Including Shareholder Representatives on Nominations Committees
Akin to the concept of having employee representatives on remuneration committees discussed above, the idea suggested is that shareholder representatives should sit on nomination committees to select future directors. As well as objections similar to those raised in the context of employee representative members of remuneration committees, doubts were also expressed over whether or not it would be possible to find shareholder representatives ready to fulfil the role.
Following the responses to the discussion paper, the Government intends to introduce further measures on executive pay:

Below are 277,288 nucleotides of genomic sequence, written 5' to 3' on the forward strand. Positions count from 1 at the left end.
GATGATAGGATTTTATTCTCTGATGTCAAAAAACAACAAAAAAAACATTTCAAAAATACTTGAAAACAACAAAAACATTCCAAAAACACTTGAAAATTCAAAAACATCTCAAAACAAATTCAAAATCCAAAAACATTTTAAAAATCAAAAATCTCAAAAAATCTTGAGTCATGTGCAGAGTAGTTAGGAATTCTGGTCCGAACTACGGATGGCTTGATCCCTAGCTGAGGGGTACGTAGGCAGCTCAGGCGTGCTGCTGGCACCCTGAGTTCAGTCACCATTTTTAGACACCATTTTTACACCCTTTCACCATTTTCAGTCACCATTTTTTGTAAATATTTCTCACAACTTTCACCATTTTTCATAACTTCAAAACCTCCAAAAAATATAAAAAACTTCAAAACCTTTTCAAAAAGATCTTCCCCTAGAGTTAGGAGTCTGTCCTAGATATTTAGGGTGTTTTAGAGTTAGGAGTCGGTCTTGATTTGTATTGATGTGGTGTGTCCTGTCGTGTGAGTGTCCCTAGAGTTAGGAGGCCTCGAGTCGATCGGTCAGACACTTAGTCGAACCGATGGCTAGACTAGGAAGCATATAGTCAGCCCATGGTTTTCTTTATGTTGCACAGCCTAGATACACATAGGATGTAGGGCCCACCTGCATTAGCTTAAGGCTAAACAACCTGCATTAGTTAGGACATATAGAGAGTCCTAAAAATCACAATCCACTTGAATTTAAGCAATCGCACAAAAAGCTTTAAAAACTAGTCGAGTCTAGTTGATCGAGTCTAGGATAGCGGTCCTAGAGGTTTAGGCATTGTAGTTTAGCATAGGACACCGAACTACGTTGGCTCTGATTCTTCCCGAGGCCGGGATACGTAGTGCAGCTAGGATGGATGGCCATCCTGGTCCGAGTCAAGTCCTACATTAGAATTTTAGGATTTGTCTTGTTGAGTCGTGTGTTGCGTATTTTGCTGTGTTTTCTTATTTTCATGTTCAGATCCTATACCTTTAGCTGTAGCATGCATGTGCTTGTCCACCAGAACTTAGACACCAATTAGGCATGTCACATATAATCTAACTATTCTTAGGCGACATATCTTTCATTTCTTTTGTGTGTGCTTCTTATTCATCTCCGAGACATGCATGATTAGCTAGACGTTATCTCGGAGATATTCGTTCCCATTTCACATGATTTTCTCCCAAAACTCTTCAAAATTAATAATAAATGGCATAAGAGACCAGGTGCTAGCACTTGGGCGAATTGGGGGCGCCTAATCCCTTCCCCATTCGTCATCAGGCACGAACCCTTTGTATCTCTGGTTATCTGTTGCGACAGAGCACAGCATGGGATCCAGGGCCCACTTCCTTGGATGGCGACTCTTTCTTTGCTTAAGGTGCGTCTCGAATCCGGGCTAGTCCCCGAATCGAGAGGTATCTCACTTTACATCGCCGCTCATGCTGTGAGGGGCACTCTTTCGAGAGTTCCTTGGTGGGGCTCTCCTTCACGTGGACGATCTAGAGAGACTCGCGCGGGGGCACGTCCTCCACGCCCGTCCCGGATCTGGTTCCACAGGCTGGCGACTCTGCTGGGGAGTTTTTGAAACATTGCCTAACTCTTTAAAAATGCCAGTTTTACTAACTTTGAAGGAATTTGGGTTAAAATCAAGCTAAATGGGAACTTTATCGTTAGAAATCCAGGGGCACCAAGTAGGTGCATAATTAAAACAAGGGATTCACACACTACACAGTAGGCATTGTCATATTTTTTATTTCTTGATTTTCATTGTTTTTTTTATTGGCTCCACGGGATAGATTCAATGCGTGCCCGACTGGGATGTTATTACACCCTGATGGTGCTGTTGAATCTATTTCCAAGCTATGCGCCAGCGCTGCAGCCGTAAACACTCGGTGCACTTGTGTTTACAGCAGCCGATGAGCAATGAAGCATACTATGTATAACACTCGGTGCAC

The extent to which any of these measures succeed in curbing executive pay remains to be seen. Provisions requiring the pre-approval of executive contracts would be likely to dissuade candidates from putting themselves forward for new positions in UK companies. In a world of increasing globalisation, the UK needs to be extremely careful not to introduce rules that drive the best managers and executives to overseas companies – if our overseas competitors are offering higher salaries, surely UK companies will have to at least match that or risk losing our top people. Alasdair Steele is a corporate partner at Nabarro LLP, specialising in UK and cross-border corporate finance, including public and private M&A, strategic investments and primary and secondary equity issues, as well as regularly advising on consortia and corporate joint venture arrangements, particularly in the infrastructure sector. He regularly advises quoted companies and financial intermediaries on the UKLA Listing Rules and Disclosure Rules, the Prospectus Rules, the AIM Rules, the Takeover Code, corporate governance matters and general company law. Telephone: +44 (0) 20 7524 6422; E-mail firstname.lastname@example.org.